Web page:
# Forces and the Laws of MotionSection 4 Click below to watch the Visual Concept. Visual Concept Everyday Forces.

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Forces and the Laws of MotionSection 4 Click below to watch the Visual Concept. Visual Concept Everyday Forces

Forces and the Laws of MotionSection 4 Normal Force Force on an object perpendicular to the surface (F n ) It may equal the weight (F g ), as it does here. It does not always equal the weight (F g ), as in the second example. F n = mg cos 

Forces and the Laws of MotionSection 4 Chapter 4 Normal Force Section 4 Everyday Forces The normal force acts on a surface in a direction perpendicular to the surface. The normal force is not always opposite in direction to the force due to gravity. –In the absence of other forces, the normal force is equal and opposite to the component of gravitational force that is perpendicular to the contact surface. –In this example, F n = mg cos .

Forces and the Laws of MotionSection 4 Click below to watch the Visual Concept. Visual Concept Chapter 4 Section 4 Everyday Forces Normal Force

Forces and the Laws of MotionSection 4 Friction Click below to watch the Visual Concept. Visual Concept

Forces and the Laws of MotionSection 4 Chapter 4 Friction Section 4 Everyday Forces Static friction is a force that resists the initiation of sliding motion between two surfaces that are in contact and at rest. Kinetic friction is the force that opposes the movement of two surfaces that are in contact and are sliding over each other. Kinetic friction is always less than the maximum static friction.

Forces and the Laws of MotionSection 4 Static Friction Force that prevents motion Abbreviated F s –How does the applied force (F) compare to the frictional force (F s )? –Would F s change if F was reduced? If so, how? –If F is increased significantly, will F s change? If so, how? –Are there any limits on the value for F s ?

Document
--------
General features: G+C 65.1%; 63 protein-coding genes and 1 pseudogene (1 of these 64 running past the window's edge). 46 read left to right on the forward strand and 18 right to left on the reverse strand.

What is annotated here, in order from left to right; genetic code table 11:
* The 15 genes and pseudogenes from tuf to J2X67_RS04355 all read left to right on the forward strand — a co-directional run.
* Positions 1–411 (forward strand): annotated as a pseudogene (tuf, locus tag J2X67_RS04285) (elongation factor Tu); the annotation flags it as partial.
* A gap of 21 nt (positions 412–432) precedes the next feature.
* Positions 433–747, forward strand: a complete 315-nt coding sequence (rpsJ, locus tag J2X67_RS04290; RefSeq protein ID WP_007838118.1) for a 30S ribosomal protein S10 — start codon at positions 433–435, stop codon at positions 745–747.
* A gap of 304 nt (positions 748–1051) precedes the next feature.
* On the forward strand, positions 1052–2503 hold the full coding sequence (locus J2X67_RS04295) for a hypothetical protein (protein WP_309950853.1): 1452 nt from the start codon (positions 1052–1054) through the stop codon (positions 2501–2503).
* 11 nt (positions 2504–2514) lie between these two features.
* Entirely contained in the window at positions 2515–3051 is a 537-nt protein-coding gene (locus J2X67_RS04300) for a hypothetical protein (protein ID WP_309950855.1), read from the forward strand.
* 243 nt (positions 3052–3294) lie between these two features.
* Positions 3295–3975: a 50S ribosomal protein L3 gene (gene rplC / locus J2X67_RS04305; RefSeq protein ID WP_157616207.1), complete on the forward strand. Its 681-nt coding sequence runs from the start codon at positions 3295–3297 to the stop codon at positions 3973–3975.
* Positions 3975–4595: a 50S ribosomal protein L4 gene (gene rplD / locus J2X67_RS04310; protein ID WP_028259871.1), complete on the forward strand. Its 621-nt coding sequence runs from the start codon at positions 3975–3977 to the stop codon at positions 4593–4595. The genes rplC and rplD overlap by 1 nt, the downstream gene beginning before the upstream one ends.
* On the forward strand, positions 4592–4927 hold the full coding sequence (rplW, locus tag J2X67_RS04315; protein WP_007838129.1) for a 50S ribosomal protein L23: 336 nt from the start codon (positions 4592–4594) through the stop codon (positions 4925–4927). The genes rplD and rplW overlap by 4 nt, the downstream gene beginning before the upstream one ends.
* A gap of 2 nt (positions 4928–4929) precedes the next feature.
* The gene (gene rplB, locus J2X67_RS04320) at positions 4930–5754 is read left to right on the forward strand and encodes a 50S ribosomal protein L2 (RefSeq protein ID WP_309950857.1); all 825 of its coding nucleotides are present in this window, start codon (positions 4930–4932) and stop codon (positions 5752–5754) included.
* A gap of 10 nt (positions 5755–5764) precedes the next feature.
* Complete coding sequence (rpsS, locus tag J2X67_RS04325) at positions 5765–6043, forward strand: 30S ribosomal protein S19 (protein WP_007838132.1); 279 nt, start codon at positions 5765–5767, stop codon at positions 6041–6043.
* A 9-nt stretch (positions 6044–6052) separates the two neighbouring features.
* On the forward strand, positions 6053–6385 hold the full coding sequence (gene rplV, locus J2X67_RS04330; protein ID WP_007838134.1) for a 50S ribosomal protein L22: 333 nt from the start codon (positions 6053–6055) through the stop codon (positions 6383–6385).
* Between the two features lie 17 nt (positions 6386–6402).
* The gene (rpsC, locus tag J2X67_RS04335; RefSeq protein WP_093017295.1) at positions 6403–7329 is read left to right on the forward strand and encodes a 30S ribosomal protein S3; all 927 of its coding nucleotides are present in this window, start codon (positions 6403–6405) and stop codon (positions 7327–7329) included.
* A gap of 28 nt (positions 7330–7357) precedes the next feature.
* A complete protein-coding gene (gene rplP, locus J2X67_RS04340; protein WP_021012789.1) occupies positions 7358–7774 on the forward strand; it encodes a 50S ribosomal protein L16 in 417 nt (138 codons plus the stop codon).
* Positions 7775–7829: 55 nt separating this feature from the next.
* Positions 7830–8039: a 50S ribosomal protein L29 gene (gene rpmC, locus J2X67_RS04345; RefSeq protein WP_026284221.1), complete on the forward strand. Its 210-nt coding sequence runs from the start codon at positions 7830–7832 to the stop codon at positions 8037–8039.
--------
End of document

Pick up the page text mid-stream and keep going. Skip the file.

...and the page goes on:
Forces and the Laws of MotionSection 4 Kinetic Friction Using the picture, describe the motion you would observe. –The jug will accelerate. How could the person push the jug at a constant speed? –Reduce F so it equals F k. Force between surfaces that opposes movement Abbreviated F k Does not depend on the speed

Forces and the Laws of MotionSection 4 Chapter 4 Friction Forces in Free-Body Diagrams In free-body diagrams, the force of friction is always parallel to the surface of contact. The force of kinetic friction is always opposite the direction of motion. To determine the direction of the force of static friction, use the principle of equilibrium. For an object in equilibrium, the frictional force must point in the direction that results in a net force of zero.

Forces and the Laws of MotionSection 4 Calculating the Force of Friction (F f ) F f is directly proportional to F n (normal force). Coefficient of friction (  ): –Determined by the nature of the two surfaces –  s is for static friction. –  k is for kinetic friction. –  s >  k

Forces and the Laws of MotionSection 4 Chapter 4 The Coefficient of Friction Section 4 Everyday Forces The quantity that expresses the dependence of frictional forces on the particular surfaces in contact is called the coefficient of friction, . Coefficient of kinetic friction: Coefficient of static friction:

Forces and the Laws of MotionSection 4 Typical Coefficients of Friction Values for  have no units and are approximate.